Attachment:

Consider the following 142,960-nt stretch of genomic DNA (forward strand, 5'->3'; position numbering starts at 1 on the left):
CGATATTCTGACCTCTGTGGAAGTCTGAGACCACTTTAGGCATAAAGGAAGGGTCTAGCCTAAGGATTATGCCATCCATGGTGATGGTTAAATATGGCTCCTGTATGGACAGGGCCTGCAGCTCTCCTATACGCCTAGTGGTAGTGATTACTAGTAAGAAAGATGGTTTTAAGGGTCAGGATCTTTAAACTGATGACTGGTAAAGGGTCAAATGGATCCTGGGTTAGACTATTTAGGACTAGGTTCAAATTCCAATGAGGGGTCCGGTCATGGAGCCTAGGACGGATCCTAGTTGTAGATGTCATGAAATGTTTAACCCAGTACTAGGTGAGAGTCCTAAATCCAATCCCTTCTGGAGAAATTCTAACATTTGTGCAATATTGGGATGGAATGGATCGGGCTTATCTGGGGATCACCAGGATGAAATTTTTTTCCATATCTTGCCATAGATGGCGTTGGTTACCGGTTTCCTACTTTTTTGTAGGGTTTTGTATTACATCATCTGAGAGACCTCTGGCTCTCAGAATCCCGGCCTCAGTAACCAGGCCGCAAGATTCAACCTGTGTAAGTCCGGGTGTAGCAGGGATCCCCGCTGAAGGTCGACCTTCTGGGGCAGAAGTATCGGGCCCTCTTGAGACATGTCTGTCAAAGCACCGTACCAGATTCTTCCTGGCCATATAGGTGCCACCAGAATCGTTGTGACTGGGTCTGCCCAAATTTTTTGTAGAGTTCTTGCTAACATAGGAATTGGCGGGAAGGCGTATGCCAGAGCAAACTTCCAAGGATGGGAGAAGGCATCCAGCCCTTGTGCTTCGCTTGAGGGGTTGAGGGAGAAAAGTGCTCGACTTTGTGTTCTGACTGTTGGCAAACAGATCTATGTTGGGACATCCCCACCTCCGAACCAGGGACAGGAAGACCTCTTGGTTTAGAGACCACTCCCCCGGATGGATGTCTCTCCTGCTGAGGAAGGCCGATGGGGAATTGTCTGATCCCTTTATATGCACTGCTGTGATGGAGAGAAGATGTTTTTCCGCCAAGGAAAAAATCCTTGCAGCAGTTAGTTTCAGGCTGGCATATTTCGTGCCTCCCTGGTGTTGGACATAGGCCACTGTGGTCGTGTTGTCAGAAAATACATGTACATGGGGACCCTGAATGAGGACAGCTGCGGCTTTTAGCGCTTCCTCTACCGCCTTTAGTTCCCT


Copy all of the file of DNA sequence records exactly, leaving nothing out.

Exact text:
Consider the following 142,960-nt stretch of genomic DNA (forward strand, 5'->3'; position numbering starts at 1 on the left):
CGATATTCTGACCTCTGTGGAAGTCTGAGACCACTTTAGGCATAAAGGAAGGGTCTAGCCTAAGGATTATGCCATCCATGGTGATGGTTAAATATGGCTCCTGTATGGACAGGGCCTGCAGCTCTCCTATACGCCTAGTGGTAGTGATTACTAGTAAGAAAGATGGTTTTAAGGGTCAGGATCTTTAAACTGATGACTGGTAAAGGGTCAAATGGATCCTGGGTTAGACTATTTAGGACTAGGTTCAAATTCCAATGAGGGGTCCGGTCATGGAGCCTAGGACGGATCCTAGTTGTAGATGTCATGAAATGTTTAACCCAGTACTAGGTGAGAGTCCTAAATCCAATCCCTTCTGGAGAAATTCTAACATTTGTGCAATATTGGGATGGAATGGATCGGGCTTATCTGGGGATCACCAGGATGAAATTTTTTTCCATATCTTGCCATAGATGGCGTTGGTTACCGGTTTCCTACTTTTTTGTAGGGTTTTGTATTACATCATCTGAGAGACCTCTGGCTCTCAGAATCCCGGCCTCAGTAACCAGGCCGCAAGATTCAACCTGTGTAAGTCCGGGTGTAGCAGGGATCCCCGCTGAAGGTCGACCTTCTGGGGCAGAAGTATCGGGCCCTCTTGAGACATGTCTGTCAAAGCACCGTACCAGATTCTTCCTGGCCATATAGGTGCCACCAGAATCGTTGTGACTGGGTCTGCCCAAATTTTTTGTAGAGTTCTTGCTAACATAGGAATTGGCGGGAAGGCGTATGCCAGAGCAAACTTCCAAGGATGGGAGAAGGCATCCAGCCCTTGTGCTTCGCTTGAGGGGTTGAGGGAGAAAAGTGCTCGACTTTGTGTTCTGACTGTTGGCAAACAGATCTATGTTGGGACATCCCCACCTCCGAACCAGGGACAGGAAGACCTCTTGGTTTAGAGACCACTCCCCCGGATGGATGTCTCTCCTGCTGAGGAAGGCCGATGGGGAATTGTCTGATCCCTTTATATGCACTGCTGTGATGGAGAGAAGATGTTTTTCCGCCAAGGAAAAAATCCTTGCAGCAGTTAGTTTCAGGCTGGCATATTTCGTGCCTCCCTGGTGTTGGACATAGGCCACTGTGGTCGTGTTGTCAGAAAATACATGTACATGGGGACCCTGAATGAGGACAGCTGCGGCTTTTAGCGCTTCCTCTACCGCCTTTAGTTCCCT